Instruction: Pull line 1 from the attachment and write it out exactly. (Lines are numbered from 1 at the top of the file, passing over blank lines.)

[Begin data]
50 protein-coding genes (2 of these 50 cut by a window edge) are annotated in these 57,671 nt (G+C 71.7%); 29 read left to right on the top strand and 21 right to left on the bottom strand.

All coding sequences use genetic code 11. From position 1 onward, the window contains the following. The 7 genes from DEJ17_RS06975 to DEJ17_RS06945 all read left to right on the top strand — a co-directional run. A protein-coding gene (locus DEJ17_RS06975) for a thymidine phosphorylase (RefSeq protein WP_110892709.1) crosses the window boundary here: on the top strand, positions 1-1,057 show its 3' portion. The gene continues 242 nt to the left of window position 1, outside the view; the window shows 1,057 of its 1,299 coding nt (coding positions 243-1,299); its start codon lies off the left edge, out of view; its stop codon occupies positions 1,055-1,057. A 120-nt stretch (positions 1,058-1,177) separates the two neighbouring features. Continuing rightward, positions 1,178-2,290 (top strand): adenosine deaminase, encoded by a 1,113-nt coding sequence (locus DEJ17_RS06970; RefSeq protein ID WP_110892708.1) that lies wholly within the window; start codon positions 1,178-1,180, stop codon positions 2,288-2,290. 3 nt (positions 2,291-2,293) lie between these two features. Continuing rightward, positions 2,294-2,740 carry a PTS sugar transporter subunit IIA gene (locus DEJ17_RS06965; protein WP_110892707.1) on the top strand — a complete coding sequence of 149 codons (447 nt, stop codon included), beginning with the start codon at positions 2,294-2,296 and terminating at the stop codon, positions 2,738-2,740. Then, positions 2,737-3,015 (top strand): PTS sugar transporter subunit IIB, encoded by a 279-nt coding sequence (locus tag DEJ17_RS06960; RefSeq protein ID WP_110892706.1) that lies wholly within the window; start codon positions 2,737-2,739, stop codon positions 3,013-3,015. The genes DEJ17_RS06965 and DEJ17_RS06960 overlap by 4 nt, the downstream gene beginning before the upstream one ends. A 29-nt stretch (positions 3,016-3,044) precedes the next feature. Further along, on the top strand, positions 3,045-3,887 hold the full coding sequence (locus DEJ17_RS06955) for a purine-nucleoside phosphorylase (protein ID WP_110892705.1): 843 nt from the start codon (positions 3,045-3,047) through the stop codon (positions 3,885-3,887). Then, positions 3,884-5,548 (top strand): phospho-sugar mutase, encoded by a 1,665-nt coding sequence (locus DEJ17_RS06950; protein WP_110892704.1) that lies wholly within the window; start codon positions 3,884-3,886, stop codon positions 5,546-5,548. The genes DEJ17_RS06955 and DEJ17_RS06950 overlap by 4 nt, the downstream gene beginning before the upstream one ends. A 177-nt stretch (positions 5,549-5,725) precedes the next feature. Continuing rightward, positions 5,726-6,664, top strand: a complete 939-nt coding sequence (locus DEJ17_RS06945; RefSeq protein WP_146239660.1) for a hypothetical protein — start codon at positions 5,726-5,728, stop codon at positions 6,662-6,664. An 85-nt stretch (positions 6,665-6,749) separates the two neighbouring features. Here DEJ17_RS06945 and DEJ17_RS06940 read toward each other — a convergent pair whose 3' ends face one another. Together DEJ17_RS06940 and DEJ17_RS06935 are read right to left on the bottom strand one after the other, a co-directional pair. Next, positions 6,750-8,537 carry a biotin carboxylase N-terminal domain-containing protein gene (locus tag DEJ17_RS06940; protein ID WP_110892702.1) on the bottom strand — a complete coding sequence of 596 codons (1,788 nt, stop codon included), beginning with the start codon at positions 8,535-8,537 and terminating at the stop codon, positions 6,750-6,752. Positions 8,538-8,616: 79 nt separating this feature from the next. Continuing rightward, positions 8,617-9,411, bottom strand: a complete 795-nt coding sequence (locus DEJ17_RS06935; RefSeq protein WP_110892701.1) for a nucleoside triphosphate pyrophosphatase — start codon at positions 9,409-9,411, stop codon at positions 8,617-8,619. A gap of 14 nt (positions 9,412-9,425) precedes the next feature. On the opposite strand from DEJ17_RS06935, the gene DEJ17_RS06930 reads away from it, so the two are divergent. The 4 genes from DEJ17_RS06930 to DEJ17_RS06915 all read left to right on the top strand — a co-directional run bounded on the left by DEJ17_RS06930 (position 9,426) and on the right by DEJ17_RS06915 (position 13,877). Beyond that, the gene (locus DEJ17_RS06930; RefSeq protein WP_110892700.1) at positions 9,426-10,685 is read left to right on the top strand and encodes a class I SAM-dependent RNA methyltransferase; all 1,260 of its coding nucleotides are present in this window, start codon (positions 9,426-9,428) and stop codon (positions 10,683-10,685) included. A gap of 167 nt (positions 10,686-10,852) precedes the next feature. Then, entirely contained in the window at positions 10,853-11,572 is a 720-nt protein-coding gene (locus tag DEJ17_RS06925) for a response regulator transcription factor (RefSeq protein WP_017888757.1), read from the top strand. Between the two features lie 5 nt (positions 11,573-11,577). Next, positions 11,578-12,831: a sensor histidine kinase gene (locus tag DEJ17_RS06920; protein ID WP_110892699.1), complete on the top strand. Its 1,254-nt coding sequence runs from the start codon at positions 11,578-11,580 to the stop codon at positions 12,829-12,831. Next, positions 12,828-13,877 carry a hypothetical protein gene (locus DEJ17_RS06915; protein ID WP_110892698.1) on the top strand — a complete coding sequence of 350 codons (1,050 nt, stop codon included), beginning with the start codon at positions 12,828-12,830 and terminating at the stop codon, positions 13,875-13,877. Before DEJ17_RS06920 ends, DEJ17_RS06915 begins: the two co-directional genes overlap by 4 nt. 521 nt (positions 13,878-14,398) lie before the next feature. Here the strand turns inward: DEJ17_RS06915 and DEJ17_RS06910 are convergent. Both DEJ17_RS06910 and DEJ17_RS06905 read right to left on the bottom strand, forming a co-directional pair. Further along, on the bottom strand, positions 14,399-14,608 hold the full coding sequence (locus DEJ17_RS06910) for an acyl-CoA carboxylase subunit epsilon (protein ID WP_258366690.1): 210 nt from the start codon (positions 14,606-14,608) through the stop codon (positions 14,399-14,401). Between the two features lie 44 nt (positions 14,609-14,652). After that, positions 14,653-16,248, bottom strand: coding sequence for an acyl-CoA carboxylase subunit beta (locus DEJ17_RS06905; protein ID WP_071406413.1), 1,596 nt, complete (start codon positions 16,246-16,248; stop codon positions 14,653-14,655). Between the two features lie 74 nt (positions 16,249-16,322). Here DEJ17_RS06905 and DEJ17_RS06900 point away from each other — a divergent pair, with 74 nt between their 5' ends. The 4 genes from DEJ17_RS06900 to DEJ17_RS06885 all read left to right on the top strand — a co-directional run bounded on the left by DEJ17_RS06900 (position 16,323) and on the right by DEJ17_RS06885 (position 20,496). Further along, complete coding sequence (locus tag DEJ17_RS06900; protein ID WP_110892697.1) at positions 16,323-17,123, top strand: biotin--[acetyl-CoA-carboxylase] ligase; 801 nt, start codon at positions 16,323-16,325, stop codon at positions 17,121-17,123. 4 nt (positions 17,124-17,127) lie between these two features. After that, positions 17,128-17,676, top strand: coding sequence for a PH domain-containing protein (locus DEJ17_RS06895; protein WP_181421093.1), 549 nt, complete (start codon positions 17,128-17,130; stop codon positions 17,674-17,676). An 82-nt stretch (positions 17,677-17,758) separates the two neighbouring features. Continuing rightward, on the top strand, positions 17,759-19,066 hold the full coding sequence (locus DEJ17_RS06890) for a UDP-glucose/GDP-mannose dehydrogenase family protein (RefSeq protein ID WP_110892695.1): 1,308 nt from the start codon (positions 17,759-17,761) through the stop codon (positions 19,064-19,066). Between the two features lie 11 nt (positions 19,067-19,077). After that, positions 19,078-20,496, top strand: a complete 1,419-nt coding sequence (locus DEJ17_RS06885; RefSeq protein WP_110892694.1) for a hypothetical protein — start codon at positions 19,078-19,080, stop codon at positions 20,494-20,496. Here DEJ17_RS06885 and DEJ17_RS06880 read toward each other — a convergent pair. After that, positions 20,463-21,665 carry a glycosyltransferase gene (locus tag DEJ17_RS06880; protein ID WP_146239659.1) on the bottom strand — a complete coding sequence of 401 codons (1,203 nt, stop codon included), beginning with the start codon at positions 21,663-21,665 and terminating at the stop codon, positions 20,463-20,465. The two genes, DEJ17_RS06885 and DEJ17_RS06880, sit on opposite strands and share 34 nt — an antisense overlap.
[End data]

50 protein-coding genes (2 of these 50 cut by a window edge) are annotated in these 57,671 nt (G+C 71.7%); 29 read left to right on the top strand and 21 right to left on the bottom strand.